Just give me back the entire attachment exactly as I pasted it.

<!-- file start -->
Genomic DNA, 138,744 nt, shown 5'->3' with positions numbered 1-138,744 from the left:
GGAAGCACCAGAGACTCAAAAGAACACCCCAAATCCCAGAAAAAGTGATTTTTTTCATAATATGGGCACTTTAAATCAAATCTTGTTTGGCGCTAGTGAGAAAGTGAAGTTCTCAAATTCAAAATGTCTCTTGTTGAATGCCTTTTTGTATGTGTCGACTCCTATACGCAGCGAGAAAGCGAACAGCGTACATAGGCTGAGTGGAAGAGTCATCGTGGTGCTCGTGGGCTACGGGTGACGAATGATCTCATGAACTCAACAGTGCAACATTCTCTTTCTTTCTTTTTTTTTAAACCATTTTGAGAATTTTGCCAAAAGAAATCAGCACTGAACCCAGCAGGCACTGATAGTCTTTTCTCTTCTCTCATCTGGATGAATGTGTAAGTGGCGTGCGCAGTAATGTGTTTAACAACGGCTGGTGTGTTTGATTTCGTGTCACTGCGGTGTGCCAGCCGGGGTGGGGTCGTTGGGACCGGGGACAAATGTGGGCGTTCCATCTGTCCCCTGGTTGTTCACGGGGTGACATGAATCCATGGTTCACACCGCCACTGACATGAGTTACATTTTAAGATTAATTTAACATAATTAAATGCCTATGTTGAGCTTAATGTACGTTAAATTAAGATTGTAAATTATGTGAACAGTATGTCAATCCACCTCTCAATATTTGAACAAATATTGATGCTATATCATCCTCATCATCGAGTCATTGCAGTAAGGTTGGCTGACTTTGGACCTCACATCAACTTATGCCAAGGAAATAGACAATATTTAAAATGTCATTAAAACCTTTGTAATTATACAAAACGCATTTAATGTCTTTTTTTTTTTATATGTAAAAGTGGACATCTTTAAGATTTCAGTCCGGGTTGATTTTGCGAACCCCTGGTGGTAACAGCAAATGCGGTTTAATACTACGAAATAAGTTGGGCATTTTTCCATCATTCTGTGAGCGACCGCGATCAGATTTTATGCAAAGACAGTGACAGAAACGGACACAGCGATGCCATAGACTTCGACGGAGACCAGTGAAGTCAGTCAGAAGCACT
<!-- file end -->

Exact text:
Genomic DNA, 138,744 nt, shown 5'->3' with positions numbered 1-138,744 from the left:
GGAAGCACCAGAGACTCAAAAGAACACCCCAAATCCCAGAAAAAGTGATTTTTTTCATAATATGGGCACTTTAAATCAAATCTTGTTTGGCGCTAGTGAGAAAGTGAAGTTCTCAAATTCAAAATGTCTCTTGTTGAATGCCTTTTTGTATGTGTCGACTCCTATACGCAGCGAGAAAGCGAACAGCGTACATAGGCTGAGTGGAAGAGTCATCGTGGTGCTCGTGGGCTACGGGTGACGAATGATCTCATGAACTCAACAGTGCAACATTCTCTTTCTTTCTTTTTTTTTAAACCATTTTGAGAATTTTGCCAAAAGAAATCAGCACTGAACCCAGCAGGCACTGATAGTCTTTTCTCTTCTCTCATCTGGATGAATGTGTAAGTGGCGTGCGCAGTAATGTGTTTAACAACGGCTGGTGTGTTTGATTTCGTGTCACTGCGGTGTGCCAGCCGGGGTGGGGTCGTTGGGACCGGGGACAAATGTGGGCGTTCCATCTGTCCCCTGGTTGTTCACGGGGTGACATGAATCCATGGTTCACACCGCCACTGACATGAGTTACATTTTAAGATTAATTTAACATAATTAAATGCCTATGTTGAGCTTAATGTACGTTAAATTAAGATTGTAAATTATGTGAACAGTATGTCAATCCACCTCTCAATATTTGAACAAATATTGATGCTATATCATCCTCATCATCGAGTCATTGCAGTAAGGTTGGCTGACTTTGGACCTCACATCAACTTATGCCAAGGAAATAGACAATATTTAAAATGTCATTAAAACCTTTGTAATTATACAAAACGCATTTAATGTCTTTTTTTTTTTATATGTAAAAGTGGACATCTTTAAGATTTCAGTCCGGGTTGATTTTGCGAACCCCTGGTGGTAACAGCAAATGCGGTTTAATACTACGAAATAAGTTGGGCATTTTTCCATCATTCTGTGAGCGACCGCGATCAGATTTTATGCAAAGACAGTGACAGAAACGGACACAGCGATGCCATAGACTTCGACGGAGACCAGTGAAGTCAGTCAGAAGCACT